Inflammations of the upper parts of the respiratory tract from the larynx to syrinx do occur, but they are usually associated with sinusitis and coryza or pneumonia and inflammation of the airsacs. Bronchitis is a term which is frequently misused by bird owners to describe any condition affecting the voice or respiration. Although the bronchi may be involved in many respiratory diseases or in a septicaemia, bronchitis is seldom the only lesion present. Therefore the use of the term is almost always a great over-simplification of the situation. A tracheo-bronchitis usually accompanies gapeworm infestations and can be very severe in infectious viral laryngo-tracheitis, the bronchi also sometimes being involved. The latter infection, however, is confined to the domestic fowl and pheasants. Syringitis is also a common inflammatory change in several respiratory infections, causing loss of voice, or croaking, squeaking and whistling sounds according to the degree of swelling which is present. In budgerigars, pressure on the syrinx from thyroid enlargement or tumours in the confined space at the entrance to the thorax is the commonest cause of voice change. Generally the pitch is raised and a squeak is made before the bird produces other sounds. As the pressure increases, the distorted vocal cords vibrate with each respiration, producing a rhythmical squeak which continues day and night. No treatment, except surgical removal of the mass (a hazardous procedure) or in the case of some thyroid enlargements, administration of potassium iodide or thyroid extract, will have any effect. When bacterial infections are present, antibiotic treatment should be helpful.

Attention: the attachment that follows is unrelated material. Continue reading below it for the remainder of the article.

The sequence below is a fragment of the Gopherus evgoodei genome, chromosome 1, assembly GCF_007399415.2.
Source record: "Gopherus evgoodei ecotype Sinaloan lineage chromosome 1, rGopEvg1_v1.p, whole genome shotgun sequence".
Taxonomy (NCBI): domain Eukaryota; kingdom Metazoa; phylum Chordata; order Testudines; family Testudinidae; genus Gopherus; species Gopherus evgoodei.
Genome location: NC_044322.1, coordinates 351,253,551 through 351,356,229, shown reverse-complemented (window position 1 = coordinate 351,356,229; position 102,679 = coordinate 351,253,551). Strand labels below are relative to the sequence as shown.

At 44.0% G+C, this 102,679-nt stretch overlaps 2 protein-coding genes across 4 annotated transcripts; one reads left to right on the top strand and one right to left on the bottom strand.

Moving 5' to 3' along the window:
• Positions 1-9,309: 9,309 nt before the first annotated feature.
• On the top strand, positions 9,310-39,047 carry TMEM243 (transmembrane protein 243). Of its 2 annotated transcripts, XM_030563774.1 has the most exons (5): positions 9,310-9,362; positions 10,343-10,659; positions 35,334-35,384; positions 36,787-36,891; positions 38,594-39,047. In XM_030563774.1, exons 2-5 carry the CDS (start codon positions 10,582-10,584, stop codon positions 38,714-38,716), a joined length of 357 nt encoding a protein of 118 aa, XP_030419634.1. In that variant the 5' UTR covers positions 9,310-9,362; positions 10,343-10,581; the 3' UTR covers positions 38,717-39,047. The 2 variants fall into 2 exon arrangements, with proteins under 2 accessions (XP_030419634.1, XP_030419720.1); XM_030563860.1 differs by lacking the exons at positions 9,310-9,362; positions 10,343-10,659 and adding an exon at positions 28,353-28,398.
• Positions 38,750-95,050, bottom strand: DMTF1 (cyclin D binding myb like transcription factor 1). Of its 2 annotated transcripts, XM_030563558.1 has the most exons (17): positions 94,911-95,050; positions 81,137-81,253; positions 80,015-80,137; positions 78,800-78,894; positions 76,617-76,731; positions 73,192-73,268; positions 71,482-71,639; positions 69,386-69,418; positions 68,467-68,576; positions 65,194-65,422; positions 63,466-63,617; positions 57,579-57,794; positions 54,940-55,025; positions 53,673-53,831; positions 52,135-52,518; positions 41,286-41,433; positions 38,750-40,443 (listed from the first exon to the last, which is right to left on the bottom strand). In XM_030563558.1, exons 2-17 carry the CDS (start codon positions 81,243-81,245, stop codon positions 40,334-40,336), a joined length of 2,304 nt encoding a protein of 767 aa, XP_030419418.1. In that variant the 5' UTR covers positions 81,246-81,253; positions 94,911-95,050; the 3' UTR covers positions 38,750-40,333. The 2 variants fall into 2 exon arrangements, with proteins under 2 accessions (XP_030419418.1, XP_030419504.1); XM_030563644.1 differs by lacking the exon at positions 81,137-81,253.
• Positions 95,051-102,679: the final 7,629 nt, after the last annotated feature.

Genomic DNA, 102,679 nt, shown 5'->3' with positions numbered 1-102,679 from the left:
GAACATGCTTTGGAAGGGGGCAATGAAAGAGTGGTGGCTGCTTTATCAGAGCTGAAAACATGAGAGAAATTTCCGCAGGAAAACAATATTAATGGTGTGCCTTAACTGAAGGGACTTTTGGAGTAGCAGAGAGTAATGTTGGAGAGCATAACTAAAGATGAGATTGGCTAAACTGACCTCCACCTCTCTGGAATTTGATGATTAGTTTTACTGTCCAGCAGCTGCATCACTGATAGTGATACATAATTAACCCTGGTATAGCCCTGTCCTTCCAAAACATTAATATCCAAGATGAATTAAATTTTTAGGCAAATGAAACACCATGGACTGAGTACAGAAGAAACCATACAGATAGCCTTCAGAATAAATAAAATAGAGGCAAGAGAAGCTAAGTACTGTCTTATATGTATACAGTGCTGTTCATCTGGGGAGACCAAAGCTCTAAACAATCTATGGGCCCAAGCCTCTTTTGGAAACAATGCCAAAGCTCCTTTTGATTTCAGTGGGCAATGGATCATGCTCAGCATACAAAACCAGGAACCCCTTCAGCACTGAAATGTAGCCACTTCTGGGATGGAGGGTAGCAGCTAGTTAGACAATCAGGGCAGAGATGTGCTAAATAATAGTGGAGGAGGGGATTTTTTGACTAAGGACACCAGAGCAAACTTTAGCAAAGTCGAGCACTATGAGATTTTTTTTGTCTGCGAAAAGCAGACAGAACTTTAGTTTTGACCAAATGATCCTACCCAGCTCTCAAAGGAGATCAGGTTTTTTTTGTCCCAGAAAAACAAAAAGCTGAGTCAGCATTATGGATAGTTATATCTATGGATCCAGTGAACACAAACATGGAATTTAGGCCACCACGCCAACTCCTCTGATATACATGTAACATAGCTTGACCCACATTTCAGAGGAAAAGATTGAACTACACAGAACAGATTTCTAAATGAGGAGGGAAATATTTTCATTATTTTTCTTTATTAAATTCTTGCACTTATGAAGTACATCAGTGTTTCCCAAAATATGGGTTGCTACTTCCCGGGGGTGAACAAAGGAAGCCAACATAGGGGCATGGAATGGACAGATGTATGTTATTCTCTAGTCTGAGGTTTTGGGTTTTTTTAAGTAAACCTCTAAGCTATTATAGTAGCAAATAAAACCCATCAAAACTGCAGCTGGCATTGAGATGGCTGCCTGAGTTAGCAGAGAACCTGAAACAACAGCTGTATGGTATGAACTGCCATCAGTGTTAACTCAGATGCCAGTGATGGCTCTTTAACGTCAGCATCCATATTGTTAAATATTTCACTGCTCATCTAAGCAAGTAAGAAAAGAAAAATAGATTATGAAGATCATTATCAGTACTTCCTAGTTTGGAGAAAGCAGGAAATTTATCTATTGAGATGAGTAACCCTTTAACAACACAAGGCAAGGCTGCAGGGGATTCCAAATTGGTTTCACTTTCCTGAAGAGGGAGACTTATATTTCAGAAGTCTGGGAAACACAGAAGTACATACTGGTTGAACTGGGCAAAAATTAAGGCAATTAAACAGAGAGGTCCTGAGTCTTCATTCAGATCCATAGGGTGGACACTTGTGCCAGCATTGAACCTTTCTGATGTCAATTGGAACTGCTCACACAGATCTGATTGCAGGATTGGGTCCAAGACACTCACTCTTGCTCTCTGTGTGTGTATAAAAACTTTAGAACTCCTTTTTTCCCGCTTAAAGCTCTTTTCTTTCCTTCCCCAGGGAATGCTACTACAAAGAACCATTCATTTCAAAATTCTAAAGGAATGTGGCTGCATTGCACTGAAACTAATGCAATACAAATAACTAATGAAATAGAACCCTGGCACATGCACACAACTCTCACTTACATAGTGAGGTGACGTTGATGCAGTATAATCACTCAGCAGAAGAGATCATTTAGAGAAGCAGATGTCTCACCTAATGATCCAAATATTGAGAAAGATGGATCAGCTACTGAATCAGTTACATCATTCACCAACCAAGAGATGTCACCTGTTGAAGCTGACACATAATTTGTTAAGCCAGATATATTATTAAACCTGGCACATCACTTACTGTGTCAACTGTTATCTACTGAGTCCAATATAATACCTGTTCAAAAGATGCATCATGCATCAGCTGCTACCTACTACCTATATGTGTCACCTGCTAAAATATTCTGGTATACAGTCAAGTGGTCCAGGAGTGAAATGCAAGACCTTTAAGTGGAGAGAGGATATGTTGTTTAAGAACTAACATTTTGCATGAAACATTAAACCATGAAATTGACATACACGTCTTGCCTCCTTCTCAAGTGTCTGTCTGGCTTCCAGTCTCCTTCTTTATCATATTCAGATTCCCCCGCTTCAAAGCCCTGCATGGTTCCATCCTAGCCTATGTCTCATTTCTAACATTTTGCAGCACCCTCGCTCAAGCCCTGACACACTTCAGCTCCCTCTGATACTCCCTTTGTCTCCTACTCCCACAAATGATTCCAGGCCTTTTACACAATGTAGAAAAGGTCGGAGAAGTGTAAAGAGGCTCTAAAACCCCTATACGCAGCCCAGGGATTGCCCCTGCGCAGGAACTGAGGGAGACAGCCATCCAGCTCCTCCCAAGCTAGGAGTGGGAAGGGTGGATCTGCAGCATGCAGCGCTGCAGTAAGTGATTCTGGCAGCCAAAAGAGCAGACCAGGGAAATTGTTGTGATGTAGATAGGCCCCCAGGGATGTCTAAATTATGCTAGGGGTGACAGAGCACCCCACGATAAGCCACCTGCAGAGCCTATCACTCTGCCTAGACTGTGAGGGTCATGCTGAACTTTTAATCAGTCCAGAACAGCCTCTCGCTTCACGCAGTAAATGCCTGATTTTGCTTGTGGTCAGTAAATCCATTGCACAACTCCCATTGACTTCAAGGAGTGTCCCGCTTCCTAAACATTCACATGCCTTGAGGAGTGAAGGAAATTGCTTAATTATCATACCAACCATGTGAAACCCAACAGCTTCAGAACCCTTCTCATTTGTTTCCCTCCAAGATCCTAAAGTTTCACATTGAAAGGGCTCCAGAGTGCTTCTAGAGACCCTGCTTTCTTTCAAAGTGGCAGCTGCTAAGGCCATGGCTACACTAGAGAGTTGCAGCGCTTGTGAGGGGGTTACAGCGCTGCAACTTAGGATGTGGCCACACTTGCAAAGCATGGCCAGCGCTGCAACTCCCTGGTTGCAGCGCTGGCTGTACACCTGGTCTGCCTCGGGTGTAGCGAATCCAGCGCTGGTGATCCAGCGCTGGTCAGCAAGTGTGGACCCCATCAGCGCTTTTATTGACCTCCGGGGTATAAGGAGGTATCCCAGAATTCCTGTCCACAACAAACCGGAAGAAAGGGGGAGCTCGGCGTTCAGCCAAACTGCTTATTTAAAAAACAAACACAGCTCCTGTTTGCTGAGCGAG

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Hamilton & District Budgerigar Society Inc.